Articles: Cooling

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The specification of the Cooler Master CoolViva Pro is listed in the following table in comparison with that of its opponent Zalman VF900-Cu LED cooler:

Testbed and Methods

The tests are going to be performed in a closed system case with the following configuration:

  • Mainboard: ASUS P5B Deluxe/WiFi-AP (Intel P965, LGA775, BIOS 1004)
  • Processor: Intel Core 2 Duo E6400 (2133MHz, 4x266MHz FSB, 2x1024KB L2 cache, SL9S9 Malay, Conroe B2)
  • CPU cooler: Enzotech Ultra-X (~1650rpm)
  • Thermal interface: Noctua
  • System memory: 2x1024MB DDR2 PC6400 Corsair CM2X1024-6400C4 (SPD: 800MHz, 4-4-4-12)
  • Graphics cards:
    • Sysconn GeForce 7600 GT 256MB (128 bit, @670/1584MHz with a -90MHz delta)
    • Sapphire Radeon X1950 XT 512MB (256 bit, 621/1594MHz)
  • Disk subsystem: Hitachi HDT725032VLA360 (SATA-II, 320Gb capacity, 7200rpm, 16MB cache, NCQ)
  • System case: ASUS ASCOT 6AR2-B Black&Silver with three 120mm fans from Cooler Master (~1200rpm, ~21dBA)
  • Power supply: MGE Magnum 500 + 80mm GlacialTech SilentBlade fan (~1700rpm, 19dBA)
  • Monitor: LG FLATRON 795FT Plus (1600x1200@72Hz max display mode).

As you see, I take two graphics cards from different price segments and with different levels of heat dissipation. This will show us what graphics card the new cooler is most suitable for. The Radeon X1950 XT is a very hot device even at its regular frequencies, so I don’t overclock it for this test.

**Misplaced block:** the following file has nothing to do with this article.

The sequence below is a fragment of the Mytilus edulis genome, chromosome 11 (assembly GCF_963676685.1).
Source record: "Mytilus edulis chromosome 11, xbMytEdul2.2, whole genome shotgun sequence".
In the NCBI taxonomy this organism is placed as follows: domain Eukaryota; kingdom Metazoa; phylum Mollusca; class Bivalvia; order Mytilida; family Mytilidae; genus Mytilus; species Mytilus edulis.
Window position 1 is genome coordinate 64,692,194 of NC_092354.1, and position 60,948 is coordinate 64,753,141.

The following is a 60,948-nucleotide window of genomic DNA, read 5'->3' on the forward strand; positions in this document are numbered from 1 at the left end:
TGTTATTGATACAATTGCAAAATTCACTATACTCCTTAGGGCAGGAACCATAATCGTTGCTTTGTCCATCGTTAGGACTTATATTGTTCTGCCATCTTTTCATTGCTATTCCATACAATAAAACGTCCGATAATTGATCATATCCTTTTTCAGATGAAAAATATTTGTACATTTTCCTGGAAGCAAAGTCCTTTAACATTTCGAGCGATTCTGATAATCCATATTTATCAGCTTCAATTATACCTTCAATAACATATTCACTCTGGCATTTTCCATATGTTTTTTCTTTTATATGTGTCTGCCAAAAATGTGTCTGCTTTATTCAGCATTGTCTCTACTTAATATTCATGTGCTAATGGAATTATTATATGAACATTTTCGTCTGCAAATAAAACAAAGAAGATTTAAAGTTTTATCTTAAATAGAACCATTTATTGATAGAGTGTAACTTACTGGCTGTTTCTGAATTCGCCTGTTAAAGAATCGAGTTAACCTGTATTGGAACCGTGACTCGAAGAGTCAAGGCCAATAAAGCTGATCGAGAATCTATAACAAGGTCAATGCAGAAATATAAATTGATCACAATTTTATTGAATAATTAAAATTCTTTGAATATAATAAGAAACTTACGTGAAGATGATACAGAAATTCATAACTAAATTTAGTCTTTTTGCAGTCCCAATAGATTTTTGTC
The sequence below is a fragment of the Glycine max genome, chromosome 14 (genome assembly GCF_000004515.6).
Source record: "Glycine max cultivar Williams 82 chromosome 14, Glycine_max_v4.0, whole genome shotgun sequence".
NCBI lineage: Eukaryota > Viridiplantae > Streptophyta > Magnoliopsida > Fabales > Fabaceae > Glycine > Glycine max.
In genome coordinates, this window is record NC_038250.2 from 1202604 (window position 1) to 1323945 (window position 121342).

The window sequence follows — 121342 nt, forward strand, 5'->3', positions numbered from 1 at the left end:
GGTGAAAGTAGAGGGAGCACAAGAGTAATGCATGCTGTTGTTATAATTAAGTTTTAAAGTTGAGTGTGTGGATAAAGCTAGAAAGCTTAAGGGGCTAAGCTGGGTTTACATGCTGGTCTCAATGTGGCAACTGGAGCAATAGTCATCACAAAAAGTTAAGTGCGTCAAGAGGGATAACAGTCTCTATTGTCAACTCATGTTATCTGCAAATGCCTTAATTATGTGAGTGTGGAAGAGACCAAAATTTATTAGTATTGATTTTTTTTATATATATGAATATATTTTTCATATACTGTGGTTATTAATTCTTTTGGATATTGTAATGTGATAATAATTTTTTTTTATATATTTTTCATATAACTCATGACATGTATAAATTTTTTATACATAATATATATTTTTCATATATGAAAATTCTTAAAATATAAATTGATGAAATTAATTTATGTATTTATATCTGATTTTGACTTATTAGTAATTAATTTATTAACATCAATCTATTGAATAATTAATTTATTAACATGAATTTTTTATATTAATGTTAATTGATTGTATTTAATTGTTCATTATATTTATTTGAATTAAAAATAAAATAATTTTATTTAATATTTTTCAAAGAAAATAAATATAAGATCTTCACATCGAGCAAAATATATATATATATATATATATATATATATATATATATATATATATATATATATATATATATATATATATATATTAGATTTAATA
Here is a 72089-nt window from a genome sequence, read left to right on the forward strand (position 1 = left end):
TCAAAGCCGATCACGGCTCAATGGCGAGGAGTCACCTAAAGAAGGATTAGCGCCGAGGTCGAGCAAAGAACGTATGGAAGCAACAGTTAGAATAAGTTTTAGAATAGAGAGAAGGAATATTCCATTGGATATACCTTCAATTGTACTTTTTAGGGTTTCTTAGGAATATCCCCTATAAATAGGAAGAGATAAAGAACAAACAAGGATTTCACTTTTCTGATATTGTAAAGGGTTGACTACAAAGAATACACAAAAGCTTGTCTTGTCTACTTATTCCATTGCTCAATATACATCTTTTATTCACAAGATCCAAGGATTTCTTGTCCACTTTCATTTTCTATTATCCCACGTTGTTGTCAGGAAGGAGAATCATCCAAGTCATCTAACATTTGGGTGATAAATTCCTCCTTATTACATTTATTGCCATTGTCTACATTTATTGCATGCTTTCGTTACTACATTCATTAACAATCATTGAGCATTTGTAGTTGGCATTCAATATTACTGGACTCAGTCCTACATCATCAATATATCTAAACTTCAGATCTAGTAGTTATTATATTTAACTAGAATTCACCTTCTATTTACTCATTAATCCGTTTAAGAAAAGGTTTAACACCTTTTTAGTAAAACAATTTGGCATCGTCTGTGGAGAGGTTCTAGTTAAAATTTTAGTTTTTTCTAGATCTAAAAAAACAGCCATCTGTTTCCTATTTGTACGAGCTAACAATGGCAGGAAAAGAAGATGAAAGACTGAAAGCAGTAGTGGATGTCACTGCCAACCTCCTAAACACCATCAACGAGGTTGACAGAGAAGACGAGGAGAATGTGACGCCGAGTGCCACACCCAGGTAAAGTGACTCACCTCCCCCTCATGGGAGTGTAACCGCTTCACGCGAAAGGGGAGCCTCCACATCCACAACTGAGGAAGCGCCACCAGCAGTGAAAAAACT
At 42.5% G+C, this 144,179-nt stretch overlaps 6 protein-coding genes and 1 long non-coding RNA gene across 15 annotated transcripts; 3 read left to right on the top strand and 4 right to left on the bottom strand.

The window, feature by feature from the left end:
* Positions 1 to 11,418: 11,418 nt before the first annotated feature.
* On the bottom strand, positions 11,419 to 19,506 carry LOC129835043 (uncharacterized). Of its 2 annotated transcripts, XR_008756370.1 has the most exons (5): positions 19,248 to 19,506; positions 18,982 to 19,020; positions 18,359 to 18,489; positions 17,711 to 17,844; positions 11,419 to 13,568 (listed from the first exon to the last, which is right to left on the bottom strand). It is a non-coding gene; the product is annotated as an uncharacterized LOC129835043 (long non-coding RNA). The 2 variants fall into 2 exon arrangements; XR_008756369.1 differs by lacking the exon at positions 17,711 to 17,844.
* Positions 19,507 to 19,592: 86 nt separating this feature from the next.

The tests are performed in Windows XP Professional Edition SP2 using DirectX 9.0c (released February 2007), ForceWare 93.71 and Catalyst 7.2.

The graphics cards are loaded up by running the Firefly Forest test from the 3DMark 2006 suite with 16x anisotropic filtering. I don’t turn on full-screen antialiasing. The graphics card’s temperatures are monitored with RivaTuner version 2.0 RC16.1. Each cooler is tested at least two times with a stabilization period of 10-15 minutes between test cycles.

The Zalman VF900-Cu LED is tested in two modes: at a quiet 1780rpm and at the maximum 2600rpm (when attached directly to the mainboard). Besides the Zalman VF900-Cu LED and the Cooler Master CoolViva Pro, the graphics cards’ stock coolers take part in the tests. The Radeon X1950 XT is by default equipped with an ordinary dual-slot blower (it is tested in the automatic speed management mode and with its speed manually set at the maximum) while the Sysconn GeForce 7600 GT has a non-standard cooler, which resembles the all-aluminum Zalman VF700 and is capable of cooling an overclocked GeForce 7600 GT with ease.

As for the noise factor, the Cooler Master CoolViva Pro proved to have a variable fan speed from 600 to 1880rpm when it was connected to the graphics card and the latter could control the speed of the fan. If the cooler is connected to the PSU via the Molex connector, or if the graphics card cannot control the fan speed (like the Sysconn GeForce 7600 GT I use in this test), the blower works at its highest 1880rpm speed. Its rumbling sound is barely perceptible then against the noise from a quiet system case. So, the new cooler is very quiet indeed. When the graphics card controls the fan speed, like the Sapphire Radeon X1950 XT does, the blower’s speed is varied from 600 to 1280rpm depending on the temperature thresholds written into the graphics card’s BIOS. The cooler is absolutely silent then. Controlling the fan speed manually, I found that the CoolViva Pro remained silent at speeds below 1450rpm. After that, you begin to hear the low rumble of its motor.

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